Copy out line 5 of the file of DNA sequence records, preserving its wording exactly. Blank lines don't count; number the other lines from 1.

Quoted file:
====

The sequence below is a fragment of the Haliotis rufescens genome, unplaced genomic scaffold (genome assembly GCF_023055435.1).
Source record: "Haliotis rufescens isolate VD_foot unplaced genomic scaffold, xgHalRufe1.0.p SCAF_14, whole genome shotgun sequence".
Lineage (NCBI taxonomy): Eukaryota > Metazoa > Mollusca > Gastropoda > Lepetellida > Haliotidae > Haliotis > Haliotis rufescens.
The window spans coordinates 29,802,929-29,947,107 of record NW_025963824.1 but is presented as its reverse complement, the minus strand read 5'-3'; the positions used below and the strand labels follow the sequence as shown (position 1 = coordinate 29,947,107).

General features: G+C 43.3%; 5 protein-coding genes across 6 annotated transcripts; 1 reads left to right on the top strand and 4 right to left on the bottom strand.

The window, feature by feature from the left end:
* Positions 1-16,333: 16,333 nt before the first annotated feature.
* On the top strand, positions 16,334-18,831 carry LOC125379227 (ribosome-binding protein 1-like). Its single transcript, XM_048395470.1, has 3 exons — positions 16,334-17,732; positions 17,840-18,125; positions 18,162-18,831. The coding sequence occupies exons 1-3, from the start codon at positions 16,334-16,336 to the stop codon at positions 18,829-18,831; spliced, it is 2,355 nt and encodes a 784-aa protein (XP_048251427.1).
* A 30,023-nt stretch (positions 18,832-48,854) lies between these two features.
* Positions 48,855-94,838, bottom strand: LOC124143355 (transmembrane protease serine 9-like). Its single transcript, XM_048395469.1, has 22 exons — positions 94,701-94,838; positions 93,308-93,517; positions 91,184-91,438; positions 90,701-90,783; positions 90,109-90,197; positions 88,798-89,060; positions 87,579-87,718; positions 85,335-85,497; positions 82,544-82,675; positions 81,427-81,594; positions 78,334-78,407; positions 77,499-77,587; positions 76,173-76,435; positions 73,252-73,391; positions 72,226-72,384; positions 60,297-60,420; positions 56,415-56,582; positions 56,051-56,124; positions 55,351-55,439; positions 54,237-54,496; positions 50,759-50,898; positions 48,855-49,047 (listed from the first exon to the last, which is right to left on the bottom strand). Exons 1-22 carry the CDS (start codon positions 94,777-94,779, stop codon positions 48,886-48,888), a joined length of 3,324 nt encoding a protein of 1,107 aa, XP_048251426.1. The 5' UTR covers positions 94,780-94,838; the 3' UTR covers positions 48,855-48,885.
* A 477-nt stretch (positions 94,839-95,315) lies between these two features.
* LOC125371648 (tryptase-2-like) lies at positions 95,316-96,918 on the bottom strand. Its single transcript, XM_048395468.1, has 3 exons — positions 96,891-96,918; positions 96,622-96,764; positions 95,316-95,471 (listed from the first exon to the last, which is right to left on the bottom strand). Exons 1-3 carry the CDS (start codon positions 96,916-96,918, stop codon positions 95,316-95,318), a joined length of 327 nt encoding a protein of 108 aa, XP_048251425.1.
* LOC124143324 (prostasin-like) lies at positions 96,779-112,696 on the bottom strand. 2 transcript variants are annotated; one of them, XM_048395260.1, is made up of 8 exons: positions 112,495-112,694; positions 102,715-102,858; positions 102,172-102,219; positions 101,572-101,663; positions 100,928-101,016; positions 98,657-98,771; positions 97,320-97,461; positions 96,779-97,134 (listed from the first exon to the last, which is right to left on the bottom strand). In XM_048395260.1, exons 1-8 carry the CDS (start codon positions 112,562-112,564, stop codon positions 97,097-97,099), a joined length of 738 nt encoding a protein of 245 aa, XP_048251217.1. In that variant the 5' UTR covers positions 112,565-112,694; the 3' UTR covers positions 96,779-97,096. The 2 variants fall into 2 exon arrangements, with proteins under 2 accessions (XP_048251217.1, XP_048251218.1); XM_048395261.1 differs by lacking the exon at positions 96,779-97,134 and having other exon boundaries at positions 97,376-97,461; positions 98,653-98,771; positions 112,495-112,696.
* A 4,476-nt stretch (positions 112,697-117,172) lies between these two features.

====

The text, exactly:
General features: G+C 43.3%; 5 protein-coding genes across 6 annotated transcripts; 1 reads left to right on the top strand and 4 right to left on the bottom strand.